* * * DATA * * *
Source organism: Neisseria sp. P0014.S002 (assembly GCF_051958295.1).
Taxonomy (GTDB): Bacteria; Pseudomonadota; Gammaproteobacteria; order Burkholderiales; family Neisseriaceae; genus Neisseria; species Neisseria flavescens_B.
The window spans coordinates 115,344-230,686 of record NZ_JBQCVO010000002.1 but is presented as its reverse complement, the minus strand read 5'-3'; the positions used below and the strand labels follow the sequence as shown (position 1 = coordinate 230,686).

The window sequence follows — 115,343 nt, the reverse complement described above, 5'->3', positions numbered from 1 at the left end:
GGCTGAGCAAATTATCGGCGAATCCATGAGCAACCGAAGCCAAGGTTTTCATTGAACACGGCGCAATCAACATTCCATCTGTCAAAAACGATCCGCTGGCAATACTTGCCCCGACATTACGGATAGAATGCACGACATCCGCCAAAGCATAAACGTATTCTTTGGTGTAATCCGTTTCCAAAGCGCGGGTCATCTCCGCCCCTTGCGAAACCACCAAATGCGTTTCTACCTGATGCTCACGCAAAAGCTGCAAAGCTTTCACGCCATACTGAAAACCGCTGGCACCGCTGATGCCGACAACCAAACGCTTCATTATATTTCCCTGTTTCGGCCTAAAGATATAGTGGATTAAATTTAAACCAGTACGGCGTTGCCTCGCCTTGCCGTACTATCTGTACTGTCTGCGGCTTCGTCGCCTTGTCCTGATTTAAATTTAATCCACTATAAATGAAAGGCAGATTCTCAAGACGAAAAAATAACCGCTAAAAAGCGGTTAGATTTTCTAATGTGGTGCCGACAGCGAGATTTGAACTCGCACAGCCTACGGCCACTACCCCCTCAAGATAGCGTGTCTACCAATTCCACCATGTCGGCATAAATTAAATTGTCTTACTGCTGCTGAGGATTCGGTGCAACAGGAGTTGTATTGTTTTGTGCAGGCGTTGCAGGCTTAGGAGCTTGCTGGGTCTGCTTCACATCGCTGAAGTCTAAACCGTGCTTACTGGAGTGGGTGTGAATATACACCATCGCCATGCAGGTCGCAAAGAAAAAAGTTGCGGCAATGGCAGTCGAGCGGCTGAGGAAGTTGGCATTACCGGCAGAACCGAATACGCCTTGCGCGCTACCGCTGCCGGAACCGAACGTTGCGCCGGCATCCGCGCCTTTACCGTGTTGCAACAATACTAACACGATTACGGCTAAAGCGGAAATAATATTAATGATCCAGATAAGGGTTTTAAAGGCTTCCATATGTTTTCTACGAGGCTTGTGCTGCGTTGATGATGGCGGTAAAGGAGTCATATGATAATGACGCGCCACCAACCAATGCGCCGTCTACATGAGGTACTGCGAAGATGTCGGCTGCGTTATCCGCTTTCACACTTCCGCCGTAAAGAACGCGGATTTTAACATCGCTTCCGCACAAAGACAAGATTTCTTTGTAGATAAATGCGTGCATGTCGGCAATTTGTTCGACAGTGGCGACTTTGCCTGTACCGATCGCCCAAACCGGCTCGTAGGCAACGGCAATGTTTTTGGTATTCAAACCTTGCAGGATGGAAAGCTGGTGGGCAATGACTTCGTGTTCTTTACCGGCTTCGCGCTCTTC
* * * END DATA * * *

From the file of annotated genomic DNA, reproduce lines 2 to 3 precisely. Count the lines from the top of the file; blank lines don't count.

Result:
Taxonomy (GTDB): Bacteria; Pseudomonadota; Gammaproteobacteria; order Burkholderiales; family Neisseriaceae; genus Neisseria; species Neisseria flavescens_B.
The window spans coordinates 115,344-230,686 of record NZ_JBQCVO010000002.1 but is presented as its reverse complement, the minus strand read 5'-3'; the positions used below and the strand labels follow the sequence as shown (position 1 = coordinate 230,686).